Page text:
Exhibition in Atrium featuring photos and material from Inuuteq Storch‘s archive book project Porcelain Souls (2018)
For Porcelain Souls, Storch has gone through his parents’ archives and found photos and letters from their lives in Greenland and Denmark in the 1960s and 80s. The photographs alternate between magnificent sceneries of the Greenlandic landscape as well as portraits of friends and family as the camera comes close. In the shift between the two photographic grips, Storch emphasizes the many different layers that life in Greenland contains. He refers both to the important link between people and nature, as well as to the strong feeling family unity, that exists through generations.
Photographer Inuuteq Storch grew up in Greenland in the 1990s and most of his photographic work involves investigations of his nationality and cultural roots. Storch has studied photography at Fatamorgana in Copenhagen and at International Center of Photography in New York. He has published several photo books and his work has been exhibited in the US, Columbia, Greenland, Denmark, Sweden, and Norway.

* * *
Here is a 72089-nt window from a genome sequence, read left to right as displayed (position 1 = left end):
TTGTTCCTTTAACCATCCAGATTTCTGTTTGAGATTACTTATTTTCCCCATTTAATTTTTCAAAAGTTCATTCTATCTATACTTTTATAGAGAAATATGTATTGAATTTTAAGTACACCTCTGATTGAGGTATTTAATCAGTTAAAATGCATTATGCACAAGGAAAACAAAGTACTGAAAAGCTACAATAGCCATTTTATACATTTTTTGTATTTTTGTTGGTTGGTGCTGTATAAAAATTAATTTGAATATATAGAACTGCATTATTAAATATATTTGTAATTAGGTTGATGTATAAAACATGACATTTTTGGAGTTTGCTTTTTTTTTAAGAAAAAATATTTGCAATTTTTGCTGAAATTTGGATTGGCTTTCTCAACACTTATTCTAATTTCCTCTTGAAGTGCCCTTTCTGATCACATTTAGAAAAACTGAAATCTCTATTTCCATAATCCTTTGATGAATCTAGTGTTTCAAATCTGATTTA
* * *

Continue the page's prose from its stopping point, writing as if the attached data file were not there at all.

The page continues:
In his own words
I realized that the written history of Greenland is mostly written by foreigners and most of the photos taken back then were taken by foreigners.
Theoretically, with no other questions, we are receiving the correct information, but like in chemistry, theory and practical exercises will never give the same information, because every situation has a way to lose or gain information in a way that we can not control.
This situation is like that too, we can not control another person’s fascination and focus when writing about Greenland, we can not tell how the language boundaries changed the relation of what is going on and what is written.
We can not control the photographer’s view and idea of what should be included in the photos.
I came up with the idea that I want to minimize those fouls by collecting photos from families, friends, locals and show their everyday life. Let their own history become a reachable Greenlandic history in a book form.
Photos are from a specific time in Greenlandic history, when the development of own government movement was happening and become the reality. At the same time, the development of modern life was raising with education and society has entered globalisation.
Letters are from the mid-80s and they include different information about everyday life at a personal level, which includes everyday activities, feelings and relationship between my parents.
-Inuuteq Storch about his book Porcelain Souls (2018)